Professor Alash’le Abimiku is the Executive Director of the International Research Center of Excellence (IRCE) at the Institute of Human Virology of Nigeria (IHVN). In this interview, Abimiku, who is also Executive Director of Laboratory Diagnostics and Research at the institute and a professor at the University of Maryland School of Medicine, talks about ways Nigeria can prevent a fourth wave of the COVID pandemic. -19, how IHVN’s network of laboratories is contributing to the diagnosis of infectious diseases, and the latest research findings on HIV and tuberculosis, among others.

How can Nigeria prevent a fourth wave of the COVID-19 pandemic in light of rising cases in some countries caused by sublineages of the omicron variant?

There are several things we can learn from all the experiences we have had during the COVID-19 pandemic. We learned things like maintaining social distancing, washing our hands, and wearing masks. Even during harmattan, I told people to wear masks.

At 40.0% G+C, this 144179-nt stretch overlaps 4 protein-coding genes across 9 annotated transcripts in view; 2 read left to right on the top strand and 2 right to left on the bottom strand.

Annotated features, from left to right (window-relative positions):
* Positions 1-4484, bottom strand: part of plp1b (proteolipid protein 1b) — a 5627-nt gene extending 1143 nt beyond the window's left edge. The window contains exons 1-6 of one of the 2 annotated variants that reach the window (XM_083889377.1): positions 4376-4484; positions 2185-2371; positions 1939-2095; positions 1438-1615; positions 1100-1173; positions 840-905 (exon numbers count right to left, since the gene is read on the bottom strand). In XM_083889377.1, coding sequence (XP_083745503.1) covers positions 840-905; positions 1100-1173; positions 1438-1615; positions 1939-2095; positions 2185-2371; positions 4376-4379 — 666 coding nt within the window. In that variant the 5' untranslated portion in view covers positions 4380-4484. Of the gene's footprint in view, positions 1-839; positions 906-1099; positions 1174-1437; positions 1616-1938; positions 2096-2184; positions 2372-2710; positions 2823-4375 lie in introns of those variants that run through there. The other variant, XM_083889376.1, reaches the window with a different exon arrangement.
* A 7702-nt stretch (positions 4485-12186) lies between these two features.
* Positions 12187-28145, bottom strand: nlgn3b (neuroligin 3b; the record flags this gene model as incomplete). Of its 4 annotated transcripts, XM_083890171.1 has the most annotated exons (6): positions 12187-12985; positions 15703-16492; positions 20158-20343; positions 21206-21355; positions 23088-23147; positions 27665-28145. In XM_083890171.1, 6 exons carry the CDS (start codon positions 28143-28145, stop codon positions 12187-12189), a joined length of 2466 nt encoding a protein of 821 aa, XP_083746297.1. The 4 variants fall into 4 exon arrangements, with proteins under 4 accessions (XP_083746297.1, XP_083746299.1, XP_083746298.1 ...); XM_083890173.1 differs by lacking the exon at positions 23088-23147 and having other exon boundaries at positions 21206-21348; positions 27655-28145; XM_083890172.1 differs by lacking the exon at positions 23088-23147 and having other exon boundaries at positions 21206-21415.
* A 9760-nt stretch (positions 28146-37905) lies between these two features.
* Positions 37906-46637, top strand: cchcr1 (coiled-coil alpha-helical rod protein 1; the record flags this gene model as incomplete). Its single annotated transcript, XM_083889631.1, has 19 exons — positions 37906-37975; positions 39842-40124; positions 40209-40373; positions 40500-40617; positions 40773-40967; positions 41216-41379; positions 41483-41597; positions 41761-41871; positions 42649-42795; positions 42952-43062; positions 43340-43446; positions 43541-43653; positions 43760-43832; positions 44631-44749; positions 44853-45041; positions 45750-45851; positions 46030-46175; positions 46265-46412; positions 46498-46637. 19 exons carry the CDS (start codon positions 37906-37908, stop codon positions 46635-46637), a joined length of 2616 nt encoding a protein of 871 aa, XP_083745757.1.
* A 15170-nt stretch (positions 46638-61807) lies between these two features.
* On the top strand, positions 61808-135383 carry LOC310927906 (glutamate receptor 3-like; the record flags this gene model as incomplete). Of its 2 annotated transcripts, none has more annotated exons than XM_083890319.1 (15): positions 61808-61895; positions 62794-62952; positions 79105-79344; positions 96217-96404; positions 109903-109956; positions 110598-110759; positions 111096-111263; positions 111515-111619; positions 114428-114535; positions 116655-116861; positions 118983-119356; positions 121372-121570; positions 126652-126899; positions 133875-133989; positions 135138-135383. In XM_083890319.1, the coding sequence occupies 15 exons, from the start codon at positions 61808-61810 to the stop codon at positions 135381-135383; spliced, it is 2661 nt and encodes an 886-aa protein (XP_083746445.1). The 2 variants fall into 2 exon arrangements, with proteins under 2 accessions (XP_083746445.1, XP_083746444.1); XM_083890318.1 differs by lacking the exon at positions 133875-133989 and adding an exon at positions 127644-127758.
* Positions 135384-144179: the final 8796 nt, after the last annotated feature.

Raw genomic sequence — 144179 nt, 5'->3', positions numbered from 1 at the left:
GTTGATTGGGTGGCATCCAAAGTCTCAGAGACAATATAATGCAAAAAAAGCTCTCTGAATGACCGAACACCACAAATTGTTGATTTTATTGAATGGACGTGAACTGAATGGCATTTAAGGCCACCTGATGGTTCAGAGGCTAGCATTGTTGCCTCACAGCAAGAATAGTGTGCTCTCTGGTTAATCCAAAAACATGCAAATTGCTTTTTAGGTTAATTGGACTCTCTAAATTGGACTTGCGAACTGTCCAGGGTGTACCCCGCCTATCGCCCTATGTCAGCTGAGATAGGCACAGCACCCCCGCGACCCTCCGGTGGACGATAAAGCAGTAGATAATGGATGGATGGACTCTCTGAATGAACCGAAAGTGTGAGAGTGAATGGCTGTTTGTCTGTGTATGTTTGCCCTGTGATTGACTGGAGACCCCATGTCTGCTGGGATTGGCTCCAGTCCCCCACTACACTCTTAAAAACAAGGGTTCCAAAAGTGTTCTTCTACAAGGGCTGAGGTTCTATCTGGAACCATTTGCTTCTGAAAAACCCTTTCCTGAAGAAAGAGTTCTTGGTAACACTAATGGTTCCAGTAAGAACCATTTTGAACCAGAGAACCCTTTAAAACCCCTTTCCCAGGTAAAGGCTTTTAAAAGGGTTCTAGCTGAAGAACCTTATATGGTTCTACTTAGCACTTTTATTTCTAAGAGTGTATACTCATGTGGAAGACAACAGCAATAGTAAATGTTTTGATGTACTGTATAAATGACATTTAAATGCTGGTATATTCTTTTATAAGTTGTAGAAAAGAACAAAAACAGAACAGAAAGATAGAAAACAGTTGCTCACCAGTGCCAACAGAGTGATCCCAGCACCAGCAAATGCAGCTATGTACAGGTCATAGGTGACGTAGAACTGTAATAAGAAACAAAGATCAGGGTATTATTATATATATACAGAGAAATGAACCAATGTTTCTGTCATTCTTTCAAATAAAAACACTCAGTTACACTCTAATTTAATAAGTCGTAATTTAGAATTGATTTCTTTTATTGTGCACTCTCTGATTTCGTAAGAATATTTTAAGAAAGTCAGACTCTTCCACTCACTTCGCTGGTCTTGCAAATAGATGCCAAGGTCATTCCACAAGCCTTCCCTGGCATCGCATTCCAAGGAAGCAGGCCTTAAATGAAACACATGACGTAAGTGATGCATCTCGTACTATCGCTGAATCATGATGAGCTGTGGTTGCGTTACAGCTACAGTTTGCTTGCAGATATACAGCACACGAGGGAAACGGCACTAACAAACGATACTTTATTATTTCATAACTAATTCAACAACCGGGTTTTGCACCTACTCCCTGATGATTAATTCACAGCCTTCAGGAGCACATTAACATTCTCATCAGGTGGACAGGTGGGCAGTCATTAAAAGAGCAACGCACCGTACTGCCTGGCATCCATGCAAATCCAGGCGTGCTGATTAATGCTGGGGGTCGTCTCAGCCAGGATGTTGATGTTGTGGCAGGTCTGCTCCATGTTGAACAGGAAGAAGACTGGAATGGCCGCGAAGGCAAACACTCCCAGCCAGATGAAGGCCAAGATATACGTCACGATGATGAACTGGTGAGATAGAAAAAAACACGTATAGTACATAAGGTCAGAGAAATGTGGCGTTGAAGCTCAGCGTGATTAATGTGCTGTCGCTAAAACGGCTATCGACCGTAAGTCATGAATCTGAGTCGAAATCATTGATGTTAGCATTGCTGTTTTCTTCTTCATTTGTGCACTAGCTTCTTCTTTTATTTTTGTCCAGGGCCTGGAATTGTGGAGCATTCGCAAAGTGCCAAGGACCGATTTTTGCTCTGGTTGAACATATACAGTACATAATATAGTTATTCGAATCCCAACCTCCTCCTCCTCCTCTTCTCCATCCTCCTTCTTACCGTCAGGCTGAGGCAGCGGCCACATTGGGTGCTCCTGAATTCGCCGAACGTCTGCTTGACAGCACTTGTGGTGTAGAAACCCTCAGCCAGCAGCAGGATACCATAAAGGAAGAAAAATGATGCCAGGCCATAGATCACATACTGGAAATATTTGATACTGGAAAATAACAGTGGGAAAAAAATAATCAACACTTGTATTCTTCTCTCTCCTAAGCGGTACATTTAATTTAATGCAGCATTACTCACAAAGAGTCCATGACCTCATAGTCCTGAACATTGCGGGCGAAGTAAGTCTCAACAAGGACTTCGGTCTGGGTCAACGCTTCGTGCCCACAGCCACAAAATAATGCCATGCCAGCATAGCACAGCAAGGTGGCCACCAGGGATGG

It’s not just about COVID-19, they also help against other infections. I still do them when I fly on airlines and in crowded spaces. So we need to maintain these public health practices in Nigeria.

Second, we all have a responsibility to get vaccinated with available COVID-19 vaccines. It has been scientifically proven that if you get vaccinated, you will reduce the amount of virus you have that you can pass on to other people. You will also be better protected against the circulating virus. Many of the vaccines and boosters are effective against the variants that emerge.

Third, it has to do with our government and politics. It is important not to disrupt travel and flights, but it is reasonable to require a negative test for people flying into the country from regions that have a high prevalence of the variant. If we do these three things, we are likely to stay on top of the hardship and public health challenges caused by new variants.